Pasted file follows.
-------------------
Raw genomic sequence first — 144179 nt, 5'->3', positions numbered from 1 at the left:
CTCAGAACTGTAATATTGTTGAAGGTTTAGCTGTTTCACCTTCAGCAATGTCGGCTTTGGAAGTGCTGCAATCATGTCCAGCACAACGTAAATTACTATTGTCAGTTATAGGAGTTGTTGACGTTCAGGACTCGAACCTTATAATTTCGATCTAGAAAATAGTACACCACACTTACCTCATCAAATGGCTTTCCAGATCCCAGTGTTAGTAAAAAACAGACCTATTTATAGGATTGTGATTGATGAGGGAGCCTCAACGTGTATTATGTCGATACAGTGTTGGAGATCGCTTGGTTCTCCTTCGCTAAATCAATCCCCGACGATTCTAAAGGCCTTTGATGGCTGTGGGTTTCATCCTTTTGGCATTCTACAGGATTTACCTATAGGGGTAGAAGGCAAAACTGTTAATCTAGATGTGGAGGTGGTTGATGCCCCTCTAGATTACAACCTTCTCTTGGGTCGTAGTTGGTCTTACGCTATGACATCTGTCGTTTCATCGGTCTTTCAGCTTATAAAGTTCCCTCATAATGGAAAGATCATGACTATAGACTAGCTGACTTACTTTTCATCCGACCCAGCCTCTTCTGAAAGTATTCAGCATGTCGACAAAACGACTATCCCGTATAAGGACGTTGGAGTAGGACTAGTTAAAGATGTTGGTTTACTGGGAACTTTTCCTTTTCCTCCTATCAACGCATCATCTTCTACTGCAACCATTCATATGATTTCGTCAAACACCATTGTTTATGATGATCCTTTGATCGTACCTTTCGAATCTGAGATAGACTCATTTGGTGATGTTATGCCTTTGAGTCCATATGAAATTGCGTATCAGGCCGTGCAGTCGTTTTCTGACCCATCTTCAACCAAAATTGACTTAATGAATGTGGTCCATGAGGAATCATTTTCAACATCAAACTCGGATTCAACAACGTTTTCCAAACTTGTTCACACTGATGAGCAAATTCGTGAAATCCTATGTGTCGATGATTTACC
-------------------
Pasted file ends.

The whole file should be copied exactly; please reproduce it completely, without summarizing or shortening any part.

Raw genomic sequence first — 144179 nt, 5'->3', positions numbered from 1 at the left:
CTCAGAACTGTAATATTGTTGAAGGTTTAGCTGTTTCACCTTCAGCAATGTCGGCTTTGGAAGTGCTGCAATCATGTCCAGCACAACGTAAATTACTATTGTCAGTTATAGGAGTTGTTGACGTTCAGGACTCGAACCTTATAATTTCGATCTAGAAAATAGTACACCACACTTACCTCATCAAATGGCTTTCCAGATCCCAGTGTTAGTAAAAAACAGACCTATTTATAGGATTGTGATTGATGAGGGAGCCTCAACGTGTATTATGTCGATACAGTGTTGGAGATCGCTTGGTTCTCCTTCGCTAAATCAATCCCCGACGATTCTAAAGGCCTTTGATGGCTGTGGGTTTCATCCTTTTGGCATTCTACAGGATTTACCTATAGGGGTAGAAGGCAAAACTGTTAATCTAGATGTGGAGGTGGTTGATGCCCCTCTAGATTACAACCTTCTCTTGGGTCGTAGTTGGTCTTACGCTATGACATCTGTCGTTTCATCGGTCTTTCAGCTTATAAAGTTCCCTCATAATGGAAAGATCATGACTATAGACTAGCTGACTTACTTTTCATCCGACCCAGCCTCTTCTGAAAGTATTCAGCATGTCGACAAAACGACTATCCCGTATAAGGACGTTGGAGTAGGACTAGTTAAAGATGTTGGTTTACTGGGAACTTTTCCTTTTCCTCCTATCAACGCATCATCTTCTACTGCAACCATTCATATGATTTCGTCAAACACCATTGTTTATGATGATCCTTTGATCGTACCTTTCGAATCTGAGATAGACTCATTTGGTGATGTTATGCCTTTGAGTCCATATGAAATTGCGTATCAGGCCGTGCAGTCGTTTTCTGACCCATCTTCAACCAAAATTGACTTAATGAATGTGGTCCATGAGGAATCATTTTCAACATCAAACTCGGATTCAACAACGTTTTCCAAACTTGTTCACACTGATGAGCAAATTCGTGAAATCCTATGTGTCGATGATTTACC